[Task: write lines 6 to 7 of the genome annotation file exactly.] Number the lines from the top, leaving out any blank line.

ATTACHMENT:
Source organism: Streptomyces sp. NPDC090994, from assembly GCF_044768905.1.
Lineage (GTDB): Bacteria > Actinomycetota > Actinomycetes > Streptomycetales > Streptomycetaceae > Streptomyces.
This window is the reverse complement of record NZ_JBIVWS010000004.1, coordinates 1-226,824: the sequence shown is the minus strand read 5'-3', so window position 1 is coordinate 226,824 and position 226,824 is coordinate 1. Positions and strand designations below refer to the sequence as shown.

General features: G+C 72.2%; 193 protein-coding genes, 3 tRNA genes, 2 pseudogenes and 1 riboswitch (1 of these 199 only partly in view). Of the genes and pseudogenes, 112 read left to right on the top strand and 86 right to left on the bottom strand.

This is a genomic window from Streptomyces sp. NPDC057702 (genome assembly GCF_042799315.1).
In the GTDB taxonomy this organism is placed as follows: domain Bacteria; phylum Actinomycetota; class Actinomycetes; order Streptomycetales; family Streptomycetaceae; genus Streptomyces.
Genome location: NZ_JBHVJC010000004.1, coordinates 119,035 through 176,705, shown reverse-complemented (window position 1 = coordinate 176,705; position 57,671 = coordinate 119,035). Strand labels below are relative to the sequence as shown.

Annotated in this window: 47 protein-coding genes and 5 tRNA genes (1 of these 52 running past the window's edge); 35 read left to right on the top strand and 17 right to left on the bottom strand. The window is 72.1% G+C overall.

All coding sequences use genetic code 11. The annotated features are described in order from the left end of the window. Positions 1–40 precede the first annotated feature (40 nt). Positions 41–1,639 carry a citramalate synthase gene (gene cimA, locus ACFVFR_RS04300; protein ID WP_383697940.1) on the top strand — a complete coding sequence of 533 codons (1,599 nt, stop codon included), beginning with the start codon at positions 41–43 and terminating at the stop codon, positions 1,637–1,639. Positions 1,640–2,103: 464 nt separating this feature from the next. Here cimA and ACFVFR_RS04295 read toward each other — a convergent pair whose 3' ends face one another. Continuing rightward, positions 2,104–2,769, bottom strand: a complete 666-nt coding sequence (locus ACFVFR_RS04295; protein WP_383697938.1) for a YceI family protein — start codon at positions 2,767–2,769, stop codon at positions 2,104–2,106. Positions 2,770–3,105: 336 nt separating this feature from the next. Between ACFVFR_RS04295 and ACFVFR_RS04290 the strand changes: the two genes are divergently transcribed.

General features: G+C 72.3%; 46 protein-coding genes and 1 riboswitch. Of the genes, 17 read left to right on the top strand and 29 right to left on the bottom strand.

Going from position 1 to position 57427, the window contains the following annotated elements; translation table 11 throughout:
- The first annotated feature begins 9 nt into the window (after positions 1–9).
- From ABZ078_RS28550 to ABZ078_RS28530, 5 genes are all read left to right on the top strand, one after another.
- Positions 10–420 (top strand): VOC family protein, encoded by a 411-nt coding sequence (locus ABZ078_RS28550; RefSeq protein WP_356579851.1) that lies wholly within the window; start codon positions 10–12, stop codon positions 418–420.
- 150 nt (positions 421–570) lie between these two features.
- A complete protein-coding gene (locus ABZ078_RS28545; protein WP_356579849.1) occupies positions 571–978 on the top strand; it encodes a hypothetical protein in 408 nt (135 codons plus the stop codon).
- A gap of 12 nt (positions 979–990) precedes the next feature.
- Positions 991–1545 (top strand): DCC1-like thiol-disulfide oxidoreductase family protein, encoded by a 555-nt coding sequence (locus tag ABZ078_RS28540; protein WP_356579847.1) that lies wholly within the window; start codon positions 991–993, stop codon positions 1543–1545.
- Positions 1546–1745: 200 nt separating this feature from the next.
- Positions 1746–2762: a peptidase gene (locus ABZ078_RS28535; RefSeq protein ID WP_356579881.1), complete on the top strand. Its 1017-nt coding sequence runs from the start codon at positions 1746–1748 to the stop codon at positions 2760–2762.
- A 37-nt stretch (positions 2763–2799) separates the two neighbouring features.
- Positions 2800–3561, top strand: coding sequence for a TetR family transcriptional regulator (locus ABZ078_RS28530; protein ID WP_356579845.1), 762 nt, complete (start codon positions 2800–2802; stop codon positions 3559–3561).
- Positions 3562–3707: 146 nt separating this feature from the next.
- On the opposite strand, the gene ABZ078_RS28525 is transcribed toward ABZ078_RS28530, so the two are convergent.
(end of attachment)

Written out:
In the GTDB taxonomy this organism is placed as follows: domain Bacteria; phylum Actinomycetota; class Actinomycetes; order Streptomycetales; family Streptomycetaceae; genus Streptomyces.
Genome location: NZ_JBHVJC010000004.1, coordinates 119,035 through 176,705, shown reverse-complemented (window position 1 = coordinate 176,705; position 57,671 = coordinate 119,035). Strand labels below are relative to the sequence as shown.